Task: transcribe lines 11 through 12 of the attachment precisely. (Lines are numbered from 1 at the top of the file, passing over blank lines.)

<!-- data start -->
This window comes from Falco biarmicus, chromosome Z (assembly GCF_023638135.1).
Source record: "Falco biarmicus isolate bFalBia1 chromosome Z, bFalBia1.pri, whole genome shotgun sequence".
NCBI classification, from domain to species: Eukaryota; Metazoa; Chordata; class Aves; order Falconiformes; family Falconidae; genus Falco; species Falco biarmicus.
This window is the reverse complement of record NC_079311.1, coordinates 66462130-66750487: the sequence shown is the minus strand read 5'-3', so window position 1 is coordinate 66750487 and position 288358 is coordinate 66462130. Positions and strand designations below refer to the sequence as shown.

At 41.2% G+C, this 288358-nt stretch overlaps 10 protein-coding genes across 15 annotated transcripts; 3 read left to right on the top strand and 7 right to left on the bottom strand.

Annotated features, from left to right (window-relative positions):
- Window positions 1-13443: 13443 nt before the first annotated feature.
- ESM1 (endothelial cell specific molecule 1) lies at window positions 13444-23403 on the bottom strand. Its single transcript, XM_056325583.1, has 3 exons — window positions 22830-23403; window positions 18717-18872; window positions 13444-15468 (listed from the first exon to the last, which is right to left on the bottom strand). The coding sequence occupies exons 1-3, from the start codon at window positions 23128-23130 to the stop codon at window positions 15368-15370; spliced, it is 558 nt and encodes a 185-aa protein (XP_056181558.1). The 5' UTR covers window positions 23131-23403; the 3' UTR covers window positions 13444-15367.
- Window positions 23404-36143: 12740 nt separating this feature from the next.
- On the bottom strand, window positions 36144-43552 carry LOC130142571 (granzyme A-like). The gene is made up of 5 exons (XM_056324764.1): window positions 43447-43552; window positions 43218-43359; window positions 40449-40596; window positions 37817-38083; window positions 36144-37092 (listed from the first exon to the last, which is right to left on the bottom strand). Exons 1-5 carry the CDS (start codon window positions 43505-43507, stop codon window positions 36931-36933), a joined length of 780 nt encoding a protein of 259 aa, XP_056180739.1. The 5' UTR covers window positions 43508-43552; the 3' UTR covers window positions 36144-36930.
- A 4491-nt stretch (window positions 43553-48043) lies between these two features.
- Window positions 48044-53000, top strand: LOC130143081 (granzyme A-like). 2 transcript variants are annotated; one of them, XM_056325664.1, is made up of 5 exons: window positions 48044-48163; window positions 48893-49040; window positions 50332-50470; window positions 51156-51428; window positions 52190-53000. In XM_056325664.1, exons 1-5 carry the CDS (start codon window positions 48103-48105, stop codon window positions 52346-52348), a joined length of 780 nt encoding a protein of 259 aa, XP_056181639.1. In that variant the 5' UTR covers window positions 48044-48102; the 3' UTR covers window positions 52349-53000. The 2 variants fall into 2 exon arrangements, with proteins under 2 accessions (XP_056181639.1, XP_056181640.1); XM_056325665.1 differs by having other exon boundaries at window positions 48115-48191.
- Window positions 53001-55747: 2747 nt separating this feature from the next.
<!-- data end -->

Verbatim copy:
- A 4491-nt stretch (window positions 43553-48043) lies between these two features.
- Window positions 48044-53000, top strand: LOC130143081 (granzyme A-like). 2 transcript variants are annotated; one of them, XM_056325664.1, is made up of 5 exons: window positions 48044-48163; window positions 48893-49040; window positions 50332-50470; window positions 51156-51428; window positions 52190-53000. In XM_056325664.1, exons 1-5 carry the CDS (start codon window positions 48103-48105, stop codon window positions 52346-52348), a joined length of 780 nt encoding a protein of 259 aa, XP_056181639.1. In that variant the 5' UTR covers window positions 48044-48102; the 3' UTR covers window positions 52349-53000. The 2 variants fall into 2 exon arrangements, with proteins under 2 accessions (XP_056181639.1, XP_056181640.1); XM_056325665.1 differs by having other exon boundaries at window positions 48115-48191.